Well, Lord Carter and his colleagues have certainly been prolific: they have provided us with Digital Britain, all 238 pages of it, and in case we thought that we were getting off lightly with that, they packaged it with a further 195 pages of impact assessment.
Now then, I’m not going to go through all the key observations in detail, as my goatee might have grown into a ZZ Top style beard by the time I’d finished. You see, there are a fair few of them, albeit - as the Conservative spokesman for Culture, Jeremy Hunt, noted - accompanied by a disappointingly small number of actions.
However, on the surface, at least, one of the more contentious recommendations – the £6 annual levy on fixed lines to pay for high speed broadband – does to my mind make sound economic sense, given that (a) the UK is lagging well behind South Korea, the US et al in terms of broadband speed and availability (b) competition in the fixed line market should mean that the levy will be offset by lower prices, and thus consumers are unlikely to see any increase in overall bills and (c) there’s no other means of paying for it, as the Government has – if you hadn’t heard – run up a rather large debt.
As regards the other most contentious point – prising a chunk of the licence fee away from the BBC to pay for independent regional news in Cornwall, the Outer Hebrides and the Isle of Sheppey – the best that could be said of it is that it seems to be an arbitrary destination for taxpayers’ money, and that when Sheppey Today et al get their share (around £130 million per annum), that will open the gates for other mendicants from across the digital sector to come cap in hand to Auntie asking for a few bob.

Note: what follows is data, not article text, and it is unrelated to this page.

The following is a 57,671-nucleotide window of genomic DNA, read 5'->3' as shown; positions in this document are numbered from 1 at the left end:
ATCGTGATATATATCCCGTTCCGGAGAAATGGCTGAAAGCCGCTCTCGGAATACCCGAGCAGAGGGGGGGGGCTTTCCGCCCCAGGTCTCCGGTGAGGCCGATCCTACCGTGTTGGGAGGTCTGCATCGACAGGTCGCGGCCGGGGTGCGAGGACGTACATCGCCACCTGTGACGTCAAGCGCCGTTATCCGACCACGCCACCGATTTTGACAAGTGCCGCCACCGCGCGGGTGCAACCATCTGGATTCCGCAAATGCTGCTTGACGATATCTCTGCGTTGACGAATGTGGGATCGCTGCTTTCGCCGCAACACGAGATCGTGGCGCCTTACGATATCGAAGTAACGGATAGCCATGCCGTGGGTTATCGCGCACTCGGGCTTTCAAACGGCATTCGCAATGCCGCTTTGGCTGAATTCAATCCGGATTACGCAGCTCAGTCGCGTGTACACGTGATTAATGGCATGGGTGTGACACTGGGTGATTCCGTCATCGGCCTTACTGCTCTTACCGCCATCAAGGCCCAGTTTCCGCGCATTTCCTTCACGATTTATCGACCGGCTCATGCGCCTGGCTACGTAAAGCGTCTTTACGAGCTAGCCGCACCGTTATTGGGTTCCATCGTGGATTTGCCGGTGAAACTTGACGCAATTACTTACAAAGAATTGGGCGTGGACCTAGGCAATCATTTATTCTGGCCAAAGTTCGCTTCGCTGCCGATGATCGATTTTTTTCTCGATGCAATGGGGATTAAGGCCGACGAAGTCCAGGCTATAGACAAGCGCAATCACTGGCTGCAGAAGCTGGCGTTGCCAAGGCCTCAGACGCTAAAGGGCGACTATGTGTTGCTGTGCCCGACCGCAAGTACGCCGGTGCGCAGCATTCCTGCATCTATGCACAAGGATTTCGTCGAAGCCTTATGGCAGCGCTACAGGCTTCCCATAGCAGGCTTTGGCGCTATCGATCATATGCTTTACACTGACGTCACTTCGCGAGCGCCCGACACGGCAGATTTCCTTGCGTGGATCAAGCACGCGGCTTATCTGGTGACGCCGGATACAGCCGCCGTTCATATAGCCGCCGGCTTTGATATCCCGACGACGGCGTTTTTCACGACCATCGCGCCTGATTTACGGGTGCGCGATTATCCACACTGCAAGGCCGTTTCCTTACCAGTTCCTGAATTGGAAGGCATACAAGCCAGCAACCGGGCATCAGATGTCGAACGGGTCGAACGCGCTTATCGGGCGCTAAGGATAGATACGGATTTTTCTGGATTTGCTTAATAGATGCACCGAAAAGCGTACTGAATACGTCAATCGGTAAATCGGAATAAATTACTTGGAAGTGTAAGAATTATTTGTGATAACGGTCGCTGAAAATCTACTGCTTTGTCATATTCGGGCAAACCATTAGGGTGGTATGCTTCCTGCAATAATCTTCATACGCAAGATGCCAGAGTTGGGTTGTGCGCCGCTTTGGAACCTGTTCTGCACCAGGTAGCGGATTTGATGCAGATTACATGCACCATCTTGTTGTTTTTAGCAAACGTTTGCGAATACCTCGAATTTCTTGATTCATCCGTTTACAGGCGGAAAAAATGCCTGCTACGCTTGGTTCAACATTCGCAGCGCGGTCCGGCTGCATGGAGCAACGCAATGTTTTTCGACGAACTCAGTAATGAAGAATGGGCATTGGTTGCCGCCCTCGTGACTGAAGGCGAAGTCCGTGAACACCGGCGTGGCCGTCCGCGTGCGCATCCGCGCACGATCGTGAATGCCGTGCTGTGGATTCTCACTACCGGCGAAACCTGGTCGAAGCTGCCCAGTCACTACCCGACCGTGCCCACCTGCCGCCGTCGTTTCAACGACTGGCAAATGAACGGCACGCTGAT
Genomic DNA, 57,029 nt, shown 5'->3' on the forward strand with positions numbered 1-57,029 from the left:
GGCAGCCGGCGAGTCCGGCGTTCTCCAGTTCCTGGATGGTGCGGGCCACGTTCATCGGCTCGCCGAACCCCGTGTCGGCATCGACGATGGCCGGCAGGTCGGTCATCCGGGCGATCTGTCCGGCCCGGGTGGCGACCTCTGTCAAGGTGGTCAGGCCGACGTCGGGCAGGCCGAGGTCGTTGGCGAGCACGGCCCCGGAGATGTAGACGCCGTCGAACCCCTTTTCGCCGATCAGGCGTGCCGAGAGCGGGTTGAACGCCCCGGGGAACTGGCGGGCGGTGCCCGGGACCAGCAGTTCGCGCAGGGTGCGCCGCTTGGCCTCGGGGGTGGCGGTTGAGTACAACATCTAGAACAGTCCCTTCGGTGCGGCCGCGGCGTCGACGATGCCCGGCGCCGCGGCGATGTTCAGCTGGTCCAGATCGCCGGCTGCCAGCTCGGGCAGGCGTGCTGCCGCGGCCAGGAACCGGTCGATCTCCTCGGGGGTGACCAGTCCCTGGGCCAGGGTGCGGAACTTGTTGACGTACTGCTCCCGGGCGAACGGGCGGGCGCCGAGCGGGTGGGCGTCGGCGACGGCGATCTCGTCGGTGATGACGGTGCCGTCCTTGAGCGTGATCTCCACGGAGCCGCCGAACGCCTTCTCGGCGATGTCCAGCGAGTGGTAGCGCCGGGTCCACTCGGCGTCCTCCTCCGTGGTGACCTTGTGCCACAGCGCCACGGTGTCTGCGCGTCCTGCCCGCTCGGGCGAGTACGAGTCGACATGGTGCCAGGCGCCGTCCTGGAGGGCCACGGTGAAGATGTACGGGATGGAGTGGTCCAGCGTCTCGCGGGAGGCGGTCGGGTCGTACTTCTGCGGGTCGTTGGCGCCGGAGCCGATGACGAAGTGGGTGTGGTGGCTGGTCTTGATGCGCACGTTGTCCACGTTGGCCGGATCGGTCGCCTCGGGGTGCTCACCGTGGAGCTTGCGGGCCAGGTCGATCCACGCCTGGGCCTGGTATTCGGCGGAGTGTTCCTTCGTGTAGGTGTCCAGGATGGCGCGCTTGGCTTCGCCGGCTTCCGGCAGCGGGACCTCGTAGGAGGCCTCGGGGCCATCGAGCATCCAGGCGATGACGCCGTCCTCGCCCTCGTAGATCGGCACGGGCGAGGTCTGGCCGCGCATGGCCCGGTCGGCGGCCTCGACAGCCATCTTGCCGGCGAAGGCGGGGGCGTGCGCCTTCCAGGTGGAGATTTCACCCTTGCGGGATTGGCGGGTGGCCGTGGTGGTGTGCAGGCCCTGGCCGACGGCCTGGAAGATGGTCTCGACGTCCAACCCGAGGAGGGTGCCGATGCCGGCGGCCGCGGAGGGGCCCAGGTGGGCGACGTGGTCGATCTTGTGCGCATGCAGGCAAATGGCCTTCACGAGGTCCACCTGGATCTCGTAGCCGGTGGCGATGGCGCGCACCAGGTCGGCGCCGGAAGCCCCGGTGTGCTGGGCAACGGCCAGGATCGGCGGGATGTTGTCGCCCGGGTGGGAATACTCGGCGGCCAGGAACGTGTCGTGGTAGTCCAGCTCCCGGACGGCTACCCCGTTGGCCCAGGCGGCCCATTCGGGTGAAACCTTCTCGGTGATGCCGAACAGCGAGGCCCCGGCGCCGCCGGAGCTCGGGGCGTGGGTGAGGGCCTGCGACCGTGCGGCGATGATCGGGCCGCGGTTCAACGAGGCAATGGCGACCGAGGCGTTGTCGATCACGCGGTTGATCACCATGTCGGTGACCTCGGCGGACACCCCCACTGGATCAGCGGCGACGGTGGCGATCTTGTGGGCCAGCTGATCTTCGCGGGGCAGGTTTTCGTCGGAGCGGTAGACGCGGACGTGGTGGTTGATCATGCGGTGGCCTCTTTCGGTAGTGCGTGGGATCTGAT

And then there’s mobile. Unsurprisingly, there was no mention of DVB-H in the report, and mobile TV got a solitary mention in passing, so it’s safe to say that dedicated mobile TV networks are no longer on anyone’s agenda. Instead, mobile broadband is the overriding concern: the Government is keen to ensure universal access, and to provide it through accelerating the auction of 800MHz spectrum. It was also confirmed that O2 and Vodafone will not be forcibly deprived of their 900MHz spectrum, but that if they do wish to retain it they will not be able to bid for 800MHz spectrum when that is auctioned off next year. However, the Digital Britain report didn’t come up with a solution with regard to how any 900MHz/800MHz spectrum swap should work – it rejected the Independent Spectrum Broker’s suggestion of a straight one-for-one MHz swap – and has passed that one on to a technical arbitration panel.
Finally, for a personal bugbear. “In seeking ubiquitous mobile coverage”, says the report, “there is a need to address notable gaps in coverage, such as the transport networks.” (Well, yes.) “There has been a failure to provide reliable and consistent broadband mobile coverage over the length of UK main railway lines.” (See my blogs passim on this – indeed, the word “broadband” could be omitted and the sentence is just as pertinent.) “The Government is therefore considering how best it might support the availability of these services in a cost-effective manner.” (Hooray! – but, on behalf of commuters nationwide, don’t consider for too long. Please.)